Minimalist woodworker book

We are already in the second month into 2016 and had to come back to the material that the festive season brought to the shop.  One of these addition is the Minimalist Woodworker book by Vic Tesolin.

About the Author

You can find most the of the information on Vic’s web page, but he currently works at Lee Valley as a technical advisor.  He also studied at Rosewood Studio in Perth, Ontario.

The forward

The forward of the book is done by Tom Fidgen from the Unplugged Woodshop in Toronto.  Tom offers a nice write up on what is a minimalist woodworker from his perspective.  Personally, I’ve always admired what Tom does and this forward is a pretty good one.  How can it be done differently, minimally without a whole lot.

About the Book

Quite frankly, as of this post, I have not fully read in details the book (actually, I’m half way done) but did go over the book to have a good impression on the material.

If you follow Vic’s web site and blog, I believe that the book is a good manifestation of what Vic expresses on his web site.  The text is very concise, to the point and well illustrated.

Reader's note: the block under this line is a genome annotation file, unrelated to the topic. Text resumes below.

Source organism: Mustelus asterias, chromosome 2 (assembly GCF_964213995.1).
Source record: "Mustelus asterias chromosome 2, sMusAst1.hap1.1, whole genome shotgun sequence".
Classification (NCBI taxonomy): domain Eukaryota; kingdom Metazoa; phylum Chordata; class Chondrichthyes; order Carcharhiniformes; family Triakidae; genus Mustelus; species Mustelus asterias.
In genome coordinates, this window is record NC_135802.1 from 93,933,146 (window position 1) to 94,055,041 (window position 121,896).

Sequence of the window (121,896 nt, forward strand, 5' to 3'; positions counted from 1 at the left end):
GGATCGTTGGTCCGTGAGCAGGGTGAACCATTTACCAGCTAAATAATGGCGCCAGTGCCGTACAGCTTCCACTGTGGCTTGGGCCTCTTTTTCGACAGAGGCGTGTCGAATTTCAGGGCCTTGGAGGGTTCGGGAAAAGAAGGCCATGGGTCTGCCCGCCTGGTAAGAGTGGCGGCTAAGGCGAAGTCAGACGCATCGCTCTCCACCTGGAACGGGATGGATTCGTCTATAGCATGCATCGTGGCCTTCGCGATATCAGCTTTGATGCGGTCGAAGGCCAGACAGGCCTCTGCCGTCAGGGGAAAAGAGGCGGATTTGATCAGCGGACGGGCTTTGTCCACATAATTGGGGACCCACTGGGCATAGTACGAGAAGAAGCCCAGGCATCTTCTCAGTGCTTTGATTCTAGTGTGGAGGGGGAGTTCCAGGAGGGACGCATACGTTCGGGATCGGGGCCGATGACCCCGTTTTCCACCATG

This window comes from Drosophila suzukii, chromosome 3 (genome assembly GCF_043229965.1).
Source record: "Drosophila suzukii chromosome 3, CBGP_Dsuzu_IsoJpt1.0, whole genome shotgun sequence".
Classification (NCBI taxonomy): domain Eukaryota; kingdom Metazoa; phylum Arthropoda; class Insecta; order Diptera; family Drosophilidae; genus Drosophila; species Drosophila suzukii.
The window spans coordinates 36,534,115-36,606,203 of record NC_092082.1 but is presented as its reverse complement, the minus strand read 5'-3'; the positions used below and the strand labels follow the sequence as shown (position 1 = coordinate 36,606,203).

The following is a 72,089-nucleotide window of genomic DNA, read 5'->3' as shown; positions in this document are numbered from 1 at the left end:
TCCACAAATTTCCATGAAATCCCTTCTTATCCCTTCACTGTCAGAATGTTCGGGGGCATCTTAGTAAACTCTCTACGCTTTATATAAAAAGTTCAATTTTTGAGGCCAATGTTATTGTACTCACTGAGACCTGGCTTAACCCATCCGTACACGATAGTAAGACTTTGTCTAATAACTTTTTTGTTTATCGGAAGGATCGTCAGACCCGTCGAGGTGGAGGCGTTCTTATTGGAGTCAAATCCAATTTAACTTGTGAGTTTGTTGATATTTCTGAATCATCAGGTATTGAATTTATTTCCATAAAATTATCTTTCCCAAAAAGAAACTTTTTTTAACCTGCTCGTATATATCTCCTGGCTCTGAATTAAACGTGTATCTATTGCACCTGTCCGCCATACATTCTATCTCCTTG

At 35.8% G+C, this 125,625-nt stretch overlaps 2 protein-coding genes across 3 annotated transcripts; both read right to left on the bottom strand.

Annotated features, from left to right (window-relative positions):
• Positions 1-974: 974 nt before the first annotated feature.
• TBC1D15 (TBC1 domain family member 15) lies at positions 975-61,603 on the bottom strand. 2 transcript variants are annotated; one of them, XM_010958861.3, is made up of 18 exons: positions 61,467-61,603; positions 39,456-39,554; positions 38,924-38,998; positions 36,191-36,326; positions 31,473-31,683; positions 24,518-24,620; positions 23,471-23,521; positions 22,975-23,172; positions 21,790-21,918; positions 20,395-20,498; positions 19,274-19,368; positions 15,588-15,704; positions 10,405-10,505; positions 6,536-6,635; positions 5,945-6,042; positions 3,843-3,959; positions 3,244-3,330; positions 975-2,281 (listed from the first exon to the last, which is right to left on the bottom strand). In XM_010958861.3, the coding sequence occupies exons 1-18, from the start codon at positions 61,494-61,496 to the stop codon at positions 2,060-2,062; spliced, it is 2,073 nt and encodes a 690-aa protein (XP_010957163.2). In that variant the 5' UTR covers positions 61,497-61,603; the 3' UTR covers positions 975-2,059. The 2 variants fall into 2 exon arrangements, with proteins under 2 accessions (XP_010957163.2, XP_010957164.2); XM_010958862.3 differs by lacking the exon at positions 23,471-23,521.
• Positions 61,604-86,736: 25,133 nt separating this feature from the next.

The book is divided in somewhat 2 sections, where the first half discusses the location, some tools in the minimalist shop, sharpening and making/layout tools.  The second half ifs focused on some projects, shop projects that can benefit many people, regardless of the size of the shop.

Yes there is a heavy focus on hand tools to accomplish most of the tasks covered in the book.  I believe that many woodshed can benefit in integrated some hand tools.  But having the possibility to integrate some power tools can also be nice.  The choice of the tools can depend on many factors and this book helps to facilitate some of these choices.

I think that regardless of the size of the shop, some of the points that Vic covers are valid for any woodworker.  Regardless of the size of the shop, regardless of the tools and regardless of the experience of the person doing the work.

As on the cover, essential tools and smart shop ideas for building with less.  I think if we look closer, we can all take benefit at reading the book and asking ourselves if we can do with less.

Very nice book.  Thanks Vic for the book